In spite of the difficulties, those who took part had a sense of God leading them to people who could help, in both Uganda and the UK. The goat-breeding project was an example. Caroline Holmes, Anthony's wife and a lay reader at St Peter's, visited Nawaikoke to talk and work with the women. She realized that the women in rural Busoga had no access to milk and, because of their poor diet, their breast milk was like water and lasted only about three months. Their goats only yielded about half a cup of milk a day, and needed to be bred with good dairy goats.
'I never cease to be amazed how one thing can lead to another,' wrote Caroline. 'No sooner had I started enquiring about the possibility of using dairy goats to make milk available to the poorest women, than we came across Gideon Nadiope.' Part of Gideon's passion and vision was dairy goats. 'He had spent a whole month's wages obtaining a catalogue from America about some dual-purpose (milk/meat) dairy goats which were being bred in Kenya with American money and know-how.'
It was a long struggle to get the goats from Kenya to Uganda. A vital link was an honest customs man who let them over the border without demanding bribes or requisitioning the animals. The goats were eventually given to four people in 1999. It is a four-year programme and Gideon monitors it constantly. Finance came from sources other than St Peter's and US Aid is hoping to set up more such schemes in Uganda.
Over a period of 15 years St Peter's Church has raised £26,644, but many in the church feel they have also received a great deal. Nick Bent, who visited Busoga in 1990 during his gap-year between school and university, wrote, 'Those six months were among the most formative of my life and I remain profoundly grateful for them. I learned a huge amount about God, his people and his world; I received far more than I gave, comparatively rich westerner though I was. I made many friends both black and white.' Many of those who visited were overwhelmed by the hospitality and generosity of people who had so little.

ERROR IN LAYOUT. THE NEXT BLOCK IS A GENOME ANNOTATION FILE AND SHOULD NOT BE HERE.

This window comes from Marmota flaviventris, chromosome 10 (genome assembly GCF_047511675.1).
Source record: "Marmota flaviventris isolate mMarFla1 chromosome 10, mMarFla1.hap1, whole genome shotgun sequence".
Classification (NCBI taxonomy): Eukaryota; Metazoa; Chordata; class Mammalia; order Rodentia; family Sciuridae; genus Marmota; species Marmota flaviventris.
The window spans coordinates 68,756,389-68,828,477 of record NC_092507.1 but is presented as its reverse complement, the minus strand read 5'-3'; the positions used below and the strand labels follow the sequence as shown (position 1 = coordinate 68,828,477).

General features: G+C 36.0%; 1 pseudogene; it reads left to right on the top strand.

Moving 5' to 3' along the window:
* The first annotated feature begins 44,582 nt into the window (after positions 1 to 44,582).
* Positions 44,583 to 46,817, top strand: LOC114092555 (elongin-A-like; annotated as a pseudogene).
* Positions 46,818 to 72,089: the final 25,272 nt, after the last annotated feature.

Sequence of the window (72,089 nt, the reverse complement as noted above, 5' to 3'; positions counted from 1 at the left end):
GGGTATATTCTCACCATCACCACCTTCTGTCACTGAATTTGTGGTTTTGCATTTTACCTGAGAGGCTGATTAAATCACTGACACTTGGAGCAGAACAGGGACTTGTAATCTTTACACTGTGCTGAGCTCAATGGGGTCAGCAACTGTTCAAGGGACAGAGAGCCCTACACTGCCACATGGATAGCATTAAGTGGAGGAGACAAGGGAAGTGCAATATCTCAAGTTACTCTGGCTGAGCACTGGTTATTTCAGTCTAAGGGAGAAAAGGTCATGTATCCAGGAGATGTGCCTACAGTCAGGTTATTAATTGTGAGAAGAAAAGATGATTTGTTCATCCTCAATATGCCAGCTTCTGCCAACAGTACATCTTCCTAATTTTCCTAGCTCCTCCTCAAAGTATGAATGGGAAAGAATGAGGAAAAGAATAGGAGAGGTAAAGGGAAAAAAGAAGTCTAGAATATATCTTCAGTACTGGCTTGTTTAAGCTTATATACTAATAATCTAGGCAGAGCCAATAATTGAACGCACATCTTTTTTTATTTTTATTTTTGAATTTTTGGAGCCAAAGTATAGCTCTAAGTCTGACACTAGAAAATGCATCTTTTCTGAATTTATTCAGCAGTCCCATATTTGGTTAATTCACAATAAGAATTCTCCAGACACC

The visits were not all one-way. Ernest Ereeyme, formerly headmaster of Nawaikoke College, spent three weeks in Britain. He visited St Peter's Church on Trinity Sunday. As well as speaking to the congregation, he had taught the choir a hymn he had written.
Kathleen Baker, the Chair of the Committee for Mission during much of this time, says, 'It was a great opportunity for socializing through all our money-raising events. It broadened our horizons. We learnt to face disappointment and failure, but at the same time had great hope and the right things have happened. We found a way to handle setbacks. The whole project tapped into people's altruism and we got a terrific amount of satisfaction.'
The little acorn which had been planted was growing into a tree. Flowers had developed, seeds had matured and dispersed. Some seeds fell onto suitable ground and germinated.
One such place was Manchester Grammar School (MGS), where Keith Neal was the Head of Biology until July 1999. It began when he suggested to the MGS Charities' Committee that they might support the Busoga Trust. They were inspired by the idea that the efforts of individual boys could directly affect the lives of men, women and children in Ugandan villages--for every pound sterling donated, one person can have clean drinking water for life. Since 1987 the school has sent regular donations totalling £23,000.
The Bishop of Busoga, Cyprian Bamwoze, on a visit to St Peter's parish in 1987, suggested that a link should be established between MGS and Busoga College, Mwiri, a school founded by the Church Missionary Society in 1912. Since 1990, when former MGS pupil Nick Bent went to Uganda, 12 other former pupils have spent time in Mwiri, participating in teaching, sport and other extra-curricular activities. 'Their first-hand accounts have made an enormous impact,' said Neal. The school was also able to send textbooks and science equipment no longer required by MGS.